Today, March 22, is World Water Day 2021, recognized by the United Nations and people around the world as a time to focus on the goal of available clean water for all.
Clean water for drinking is essential for our existence. A human can only survive without water for about three days.
While water is essential for life, the need goes beyond simple consumption. As is true of so many things, the COVID-19 pandemic has shown us the need for sanitation—being able to wash our hands, our clothes and ourselves with clean water, being able to rinse foods and a safe means by which to dispose of, or recycle the dirty water afterwards. And, even the need to monitor wastewater to help track infectious disease outbreaks.
World Bank and Sustainable Development Goal #6 (#SDG6)
The term ICOS —inducible T cell co-stimulators— has been prominent in my work as a science writer at Promega, recently. Here is a brief look at ICOS, how it works, and how it can be used in therapeutics research and development.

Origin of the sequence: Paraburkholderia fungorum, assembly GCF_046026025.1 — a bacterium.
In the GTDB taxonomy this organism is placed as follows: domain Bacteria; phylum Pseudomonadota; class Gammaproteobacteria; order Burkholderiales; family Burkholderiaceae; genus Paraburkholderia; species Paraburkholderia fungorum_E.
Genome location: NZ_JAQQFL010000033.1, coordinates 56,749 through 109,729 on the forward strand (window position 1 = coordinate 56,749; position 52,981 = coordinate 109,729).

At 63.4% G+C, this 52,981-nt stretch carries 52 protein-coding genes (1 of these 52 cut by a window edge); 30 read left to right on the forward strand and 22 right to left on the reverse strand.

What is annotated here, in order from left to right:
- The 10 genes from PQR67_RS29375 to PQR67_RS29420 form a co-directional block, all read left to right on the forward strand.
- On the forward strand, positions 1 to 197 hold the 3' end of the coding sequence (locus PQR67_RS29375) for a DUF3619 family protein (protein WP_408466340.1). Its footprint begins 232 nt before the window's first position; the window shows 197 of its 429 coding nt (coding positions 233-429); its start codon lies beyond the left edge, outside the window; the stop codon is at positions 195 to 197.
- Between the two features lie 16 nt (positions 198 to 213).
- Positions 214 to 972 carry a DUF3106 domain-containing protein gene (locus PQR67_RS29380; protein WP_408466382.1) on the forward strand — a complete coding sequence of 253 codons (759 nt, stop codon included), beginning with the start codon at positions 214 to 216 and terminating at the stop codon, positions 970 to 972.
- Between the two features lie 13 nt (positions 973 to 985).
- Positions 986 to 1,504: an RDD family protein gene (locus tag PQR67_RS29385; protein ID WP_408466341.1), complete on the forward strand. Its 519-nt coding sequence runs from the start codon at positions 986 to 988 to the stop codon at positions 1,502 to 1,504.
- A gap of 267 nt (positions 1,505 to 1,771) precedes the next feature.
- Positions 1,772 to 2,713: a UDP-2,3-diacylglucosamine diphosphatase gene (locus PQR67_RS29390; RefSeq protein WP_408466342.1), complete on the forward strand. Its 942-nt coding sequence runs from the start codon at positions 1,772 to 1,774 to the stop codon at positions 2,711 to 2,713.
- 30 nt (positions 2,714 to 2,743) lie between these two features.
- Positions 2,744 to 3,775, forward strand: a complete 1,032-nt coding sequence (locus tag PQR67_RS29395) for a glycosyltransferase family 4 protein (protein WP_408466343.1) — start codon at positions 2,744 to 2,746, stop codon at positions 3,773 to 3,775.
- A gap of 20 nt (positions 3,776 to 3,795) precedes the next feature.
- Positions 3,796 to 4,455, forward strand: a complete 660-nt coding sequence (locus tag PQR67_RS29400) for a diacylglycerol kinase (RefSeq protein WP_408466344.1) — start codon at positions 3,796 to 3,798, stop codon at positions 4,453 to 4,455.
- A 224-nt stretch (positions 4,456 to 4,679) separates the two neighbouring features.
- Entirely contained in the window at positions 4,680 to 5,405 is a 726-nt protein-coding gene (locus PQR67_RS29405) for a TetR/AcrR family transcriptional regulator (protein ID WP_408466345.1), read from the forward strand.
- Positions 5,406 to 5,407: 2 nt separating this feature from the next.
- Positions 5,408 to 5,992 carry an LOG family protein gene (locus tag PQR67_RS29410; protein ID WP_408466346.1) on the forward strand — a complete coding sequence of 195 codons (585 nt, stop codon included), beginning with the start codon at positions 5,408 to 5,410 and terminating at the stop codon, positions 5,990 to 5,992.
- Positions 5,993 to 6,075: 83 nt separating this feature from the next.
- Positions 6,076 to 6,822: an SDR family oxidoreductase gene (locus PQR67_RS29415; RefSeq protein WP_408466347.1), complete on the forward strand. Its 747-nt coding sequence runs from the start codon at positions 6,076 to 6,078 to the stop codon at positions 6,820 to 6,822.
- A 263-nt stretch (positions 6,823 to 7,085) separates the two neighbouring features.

T cells do amazing things, like driving or blocking production of B cells and their related antibodies and antibody maturation, and they are the primary drivers of innate immunity. T cells have a variety of surface molecules, the primary and omnipresent T cell receptor (TCR), as well as CD3.
In the past 15 years or so, researchers have identified other, inducible receptors on T cells. These receptors appear when T cells are stimulated, enabling interactions with other cell types. The following information is summarized from a Frontiers in Immunology review by Wikenheiser et al.
How is your work from home (WFH) exercise routine going? Have you been able to maintain some semblance of a normal exercise routine? Many of us are staying home to avoid potential SARS-CoV-2 infection.
That’s very important. But after six or so months into the pandemic, one starts to consider the impact of not getting more strenuous and varied forms of physical exercise. We frequently think of exercise and it’s effect on muscle tone and heart and lung fitness. But it goes deeper than that. Our bone health is also at risk from lack of exercise.
Bones: Your Newest Tissue It’s no secret that our bones are tough, made of minerals like calcium and phosphorous. They help us keep upright, supporting a considerable amount of weight against the force of gravity. Bone also protects organs.